Anxiety. Love it or hate it, we all go through it. We simply are not wired to feel safe all the time.
But maybe one day we could be.
A recent study investigating the neurological basis of anxiety in the brain has identified ‘anxiety cells’ located in the hippocampus. These cells not only regulate anxious behavior but can be controlled by a beam of light.
The findings, demonstrated in experiments with lab mice, could offer a ray of hope (see what I did there?!?). Millions of people worldwide experience anxiety disorders (including almost one in five adults in the US) The research may lead to new drugs that silence these neurons.
“We wanted to understand where the emotional information that goes into the feeling of anxiety is encoded within the brain.” says one of the researchers, neuroscientist Mazen Kheirbek from the University of California, San Francisco.
Anxiety: The Experiment with Mice
To find out, the team used a technique called calcium imaging. They inserted miniature microscopes into the brains of lab mice to record the activity of cells in the hippocampus as the animals made their way around their enclosures.
These weren’t just any ordinary cages, either.
The team built special mazes where some paths led to open spaces and elevated platforms. These are known to induce anxiety in mice, due to increased vulnerability to predators.
Away from the safety of walls, something went off in the mice’s heads. The researchers observed cells in a part of the hippocampus called ventral CA1 (vCA1) firing up. The more anxious the mice behaved, the greater the neuron activity became.
“We call these anxiety cells because they only fire when the animals are in places that are innately frightening to them.” explains senior researcher Rene Hen from Columbia University.
The output of these cells was traced to the hypothalamus, a region of the brain that – among other things – regulates the hormones that control emotions.
Because this same regulation process operates in people, the researchers hypothesize that the anxiety neurons themselves could be a part of human biology, too.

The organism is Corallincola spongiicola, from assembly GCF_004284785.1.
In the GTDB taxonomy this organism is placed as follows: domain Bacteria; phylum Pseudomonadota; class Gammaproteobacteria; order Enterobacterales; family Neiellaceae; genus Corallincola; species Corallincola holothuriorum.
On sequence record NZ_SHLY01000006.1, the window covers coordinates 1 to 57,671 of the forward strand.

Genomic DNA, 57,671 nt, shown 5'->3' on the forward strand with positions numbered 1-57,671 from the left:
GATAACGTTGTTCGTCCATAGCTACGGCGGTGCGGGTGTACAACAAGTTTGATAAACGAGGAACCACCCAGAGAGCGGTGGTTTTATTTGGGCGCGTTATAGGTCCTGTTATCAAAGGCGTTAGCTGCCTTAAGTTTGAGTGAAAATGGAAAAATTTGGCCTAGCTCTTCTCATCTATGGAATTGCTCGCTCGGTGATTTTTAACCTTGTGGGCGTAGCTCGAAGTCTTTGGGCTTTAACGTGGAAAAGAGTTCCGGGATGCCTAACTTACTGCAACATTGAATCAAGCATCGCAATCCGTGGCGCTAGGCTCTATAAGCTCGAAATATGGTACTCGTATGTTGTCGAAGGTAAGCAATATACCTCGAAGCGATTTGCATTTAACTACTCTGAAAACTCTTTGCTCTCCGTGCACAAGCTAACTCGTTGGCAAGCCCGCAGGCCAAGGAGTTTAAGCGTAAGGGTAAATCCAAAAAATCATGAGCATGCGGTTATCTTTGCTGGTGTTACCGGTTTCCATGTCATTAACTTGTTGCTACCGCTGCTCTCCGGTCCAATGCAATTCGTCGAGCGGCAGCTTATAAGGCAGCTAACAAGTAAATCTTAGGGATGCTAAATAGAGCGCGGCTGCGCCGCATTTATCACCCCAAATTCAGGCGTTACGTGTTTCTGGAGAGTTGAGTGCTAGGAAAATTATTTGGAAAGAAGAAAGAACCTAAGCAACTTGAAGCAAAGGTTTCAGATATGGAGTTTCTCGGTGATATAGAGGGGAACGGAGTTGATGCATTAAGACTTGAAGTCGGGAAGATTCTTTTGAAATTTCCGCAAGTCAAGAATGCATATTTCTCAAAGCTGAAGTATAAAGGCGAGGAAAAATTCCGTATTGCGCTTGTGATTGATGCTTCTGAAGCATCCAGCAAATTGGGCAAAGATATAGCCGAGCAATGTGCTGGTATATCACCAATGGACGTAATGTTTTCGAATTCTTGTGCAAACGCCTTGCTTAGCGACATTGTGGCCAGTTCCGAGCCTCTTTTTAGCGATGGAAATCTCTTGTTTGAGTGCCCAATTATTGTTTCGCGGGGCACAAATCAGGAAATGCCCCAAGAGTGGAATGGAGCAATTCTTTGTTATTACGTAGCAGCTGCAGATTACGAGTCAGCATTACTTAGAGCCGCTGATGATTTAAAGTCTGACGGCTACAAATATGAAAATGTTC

“Now that we’ve found these cells in the hippocampus, it opens up new areas for exploring treatment ideas that we didn’t know existed before,” says one of the team, Jessica Jimenez from Columbia University’s Vagelos College of Physicians & Surgeons.
Even more exciting is that we already figured out a way to control these anxiety cells – in mice at least. The researchers found they could actually change the animals’ observable behavior.
The team used a technique called optogenetics to shine a beam of light onto the cells in the vCA1 region. Doing that, they were able to effectively silence the anxiety cells and prompt confident, anxiety-free activity in the mice.
“If we turn down this activity, will the animals become less anxious?” Kheirbek asked NPR.
“What we found was that they did become less anxious. They actually tended to want to explore the open arms of the maze even more.”
And this control switch didn’t just work one way.
By changing the light settings, the researchers were also able to enhance the activity of the cells. The animals quivered even when safely ensconced in enclosed, walled surroundings. The team does not necessarily think vCA1 is the only brain region involved here, though.
“These cells are probably just one part of an extended circuit by which the animal learns about anxiety-related information.” Kheirbek told NPR, highlighting other neural cells justify additional study too.
In any case, the next steps will be to find out whether the same control switch is what regulates human anxiety – and based on what we know about the brain similarities with mice, it seems plausible.
If that pans out, these results could open a big new research lead into ways to treat various anxiety conditions.
And that’s something we should all be grateful for.
“We have a target,” Kheirbek explained to The Mercury News. “A very early way to think about new drugs.”
And while the scientists are working on this, there’s always meditation!
The findings were reported in Neuron. and the original version of this story was published in February 2018.
Leaving you with this from the lighter side: Anxiety is a lot like a toddler. It never stops talking, tells you you’re wrong about everything, and wakes you up at 3 a.m.